Wednesday, April 28, 2010

Immigration Irritation

Imagine being asked to prove your citizenship. "Identification papers, please." Sounds like something out of Nazi Germany. Deine Papieren!. But that's frighteningly close to what will be happening in Arizona, home to some disturbing developments in the never-ending immigration debate.

I'm as white as a bleached snowflake, I'm bio-luminescent, the Sun puts on SPF 45 keep from being burnt by me. So if I were to vacation in Arizona, I doubt my citizenship would ever be questioned. Then again, I could be British or something. Then again, how many cops in Arizona will be patrolling for illegals from Liverpool?

The new legislation in Arizona "requires police to make a reasonable attempt, when practical, to determine immigration status if there is cause to suspect they are illegal immigrants." Now cops can't just walk up to someone on the street and ask for their license. The person has to be previously engaged with the police for some other reason (e.g. traffic stop). At least that's how it seems to be laid out.

But this law just screws everybody: Citizens, illegals, and cops alike. Citizens will get unnecessarily hassled, particularly those of Latino descent. This widens a gap that should instead be shallowing as our so-called melting pot does its work. Obviously illegals will be punished. And the cops who have to enforce these laws will have every single traffic stop scrutinized. "Why did you ask this guy named Rolando to prove his citizenship? How come you didn't ask his buddy Steve?" And we all know how unhesitant people are to accuse cops of profiling:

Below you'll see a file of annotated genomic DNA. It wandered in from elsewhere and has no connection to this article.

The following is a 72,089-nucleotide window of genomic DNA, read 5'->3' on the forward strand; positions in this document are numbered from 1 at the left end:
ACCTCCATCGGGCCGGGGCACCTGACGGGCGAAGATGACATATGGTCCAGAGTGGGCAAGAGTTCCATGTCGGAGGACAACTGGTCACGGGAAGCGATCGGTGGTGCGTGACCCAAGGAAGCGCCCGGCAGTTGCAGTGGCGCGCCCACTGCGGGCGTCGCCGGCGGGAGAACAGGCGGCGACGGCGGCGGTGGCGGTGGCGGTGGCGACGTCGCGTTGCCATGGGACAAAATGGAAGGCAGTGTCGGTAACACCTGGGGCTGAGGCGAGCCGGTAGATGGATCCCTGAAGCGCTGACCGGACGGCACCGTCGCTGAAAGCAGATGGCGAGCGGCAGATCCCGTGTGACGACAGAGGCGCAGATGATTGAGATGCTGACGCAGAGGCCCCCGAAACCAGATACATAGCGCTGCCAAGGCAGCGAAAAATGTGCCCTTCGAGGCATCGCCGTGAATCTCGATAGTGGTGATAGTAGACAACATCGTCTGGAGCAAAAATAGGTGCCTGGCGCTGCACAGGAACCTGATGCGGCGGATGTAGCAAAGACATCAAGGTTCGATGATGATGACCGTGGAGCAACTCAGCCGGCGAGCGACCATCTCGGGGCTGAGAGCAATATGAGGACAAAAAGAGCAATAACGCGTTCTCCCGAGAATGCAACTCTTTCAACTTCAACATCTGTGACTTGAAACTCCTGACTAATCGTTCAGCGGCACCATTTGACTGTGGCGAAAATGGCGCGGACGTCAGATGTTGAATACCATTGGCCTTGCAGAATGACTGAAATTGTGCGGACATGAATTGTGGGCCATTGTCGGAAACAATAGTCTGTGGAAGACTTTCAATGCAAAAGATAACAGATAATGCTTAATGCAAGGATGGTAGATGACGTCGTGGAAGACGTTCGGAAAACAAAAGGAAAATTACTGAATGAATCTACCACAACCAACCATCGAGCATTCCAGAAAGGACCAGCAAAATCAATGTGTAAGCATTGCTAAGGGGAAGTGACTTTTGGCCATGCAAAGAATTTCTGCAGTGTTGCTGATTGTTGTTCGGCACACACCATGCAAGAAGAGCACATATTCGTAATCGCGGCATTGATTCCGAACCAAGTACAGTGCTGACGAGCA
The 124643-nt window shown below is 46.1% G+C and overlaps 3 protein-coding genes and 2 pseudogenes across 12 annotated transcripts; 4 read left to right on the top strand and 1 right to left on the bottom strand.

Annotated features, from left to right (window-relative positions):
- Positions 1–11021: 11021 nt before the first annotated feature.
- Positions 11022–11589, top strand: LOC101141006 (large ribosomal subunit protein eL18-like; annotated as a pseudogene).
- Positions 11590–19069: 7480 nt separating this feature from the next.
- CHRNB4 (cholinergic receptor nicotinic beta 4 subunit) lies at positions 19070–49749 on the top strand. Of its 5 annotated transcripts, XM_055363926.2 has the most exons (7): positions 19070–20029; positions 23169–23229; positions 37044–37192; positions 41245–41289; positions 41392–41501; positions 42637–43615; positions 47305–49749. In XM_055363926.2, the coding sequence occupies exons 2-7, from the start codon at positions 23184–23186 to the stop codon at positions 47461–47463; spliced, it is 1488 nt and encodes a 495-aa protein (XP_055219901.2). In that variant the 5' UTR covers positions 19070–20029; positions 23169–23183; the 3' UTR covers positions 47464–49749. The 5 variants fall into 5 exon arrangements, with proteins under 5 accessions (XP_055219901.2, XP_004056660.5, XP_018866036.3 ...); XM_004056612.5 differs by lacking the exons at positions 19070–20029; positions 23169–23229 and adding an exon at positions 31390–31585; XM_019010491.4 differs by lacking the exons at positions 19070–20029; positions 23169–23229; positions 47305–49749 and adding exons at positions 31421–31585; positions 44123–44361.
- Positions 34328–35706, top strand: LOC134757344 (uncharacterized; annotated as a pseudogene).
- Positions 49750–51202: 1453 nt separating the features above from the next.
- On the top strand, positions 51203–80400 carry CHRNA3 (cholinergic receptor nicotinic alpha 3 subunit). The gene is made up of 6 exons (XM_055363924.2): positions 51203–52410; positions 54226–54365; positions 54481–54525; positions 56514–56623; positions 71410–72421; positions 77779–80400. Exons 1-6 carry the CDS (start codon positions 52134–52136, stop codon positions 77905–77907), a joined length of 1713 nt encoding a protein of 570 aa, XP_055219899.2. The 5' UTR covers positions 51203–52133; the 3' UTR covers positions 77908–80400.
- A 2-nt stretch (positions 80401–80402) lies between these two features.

You can understand where Arizona lawmakers are coming from. The bloody spill over from Mexico's drug wars, and incidents such as the unsolved murder of rancher Robert Krentz (who lived several miles from the border. Investigators tracked a set of footprints from where he was killed back to the border) have scared people down there.

Some illegal aliens are criminals. Liberals won't want to admit that, but it's true. Unfortunately, many Conservatives fail to realize that the best way to obstruct these criminals from entering the country is to open up the border's proverbial doors, and make it easy for honest, hardworking, non-criminal immigrants to legally become Americans. Build an Ellis Island in the desert. Stop illegal immigration by making it legal immigration.

But wait a minute...

It's funny how the same typically Conservative multitudes who fear Mexicans taking their jobs, also hate Barack for fomenting a socialist "Nanny-State." These jerks love capitalism when it puts them on top, hate it when it threatens to put them asunder. But buy the ticket, take the ride.

An equally skilled new-American truck driver might be willing to drive a rig across country for half of what a born-American driver would demand. If you owned a truck company, who would you hire?

Now it sucks for that born-American truck driver, but capitalism has winners for every loser. The owner of the trucking company could expand and hire more workers. Plus the goods shipped would be cheaper at the store. There's no moral right or wrong with capitalism, just profit and loss.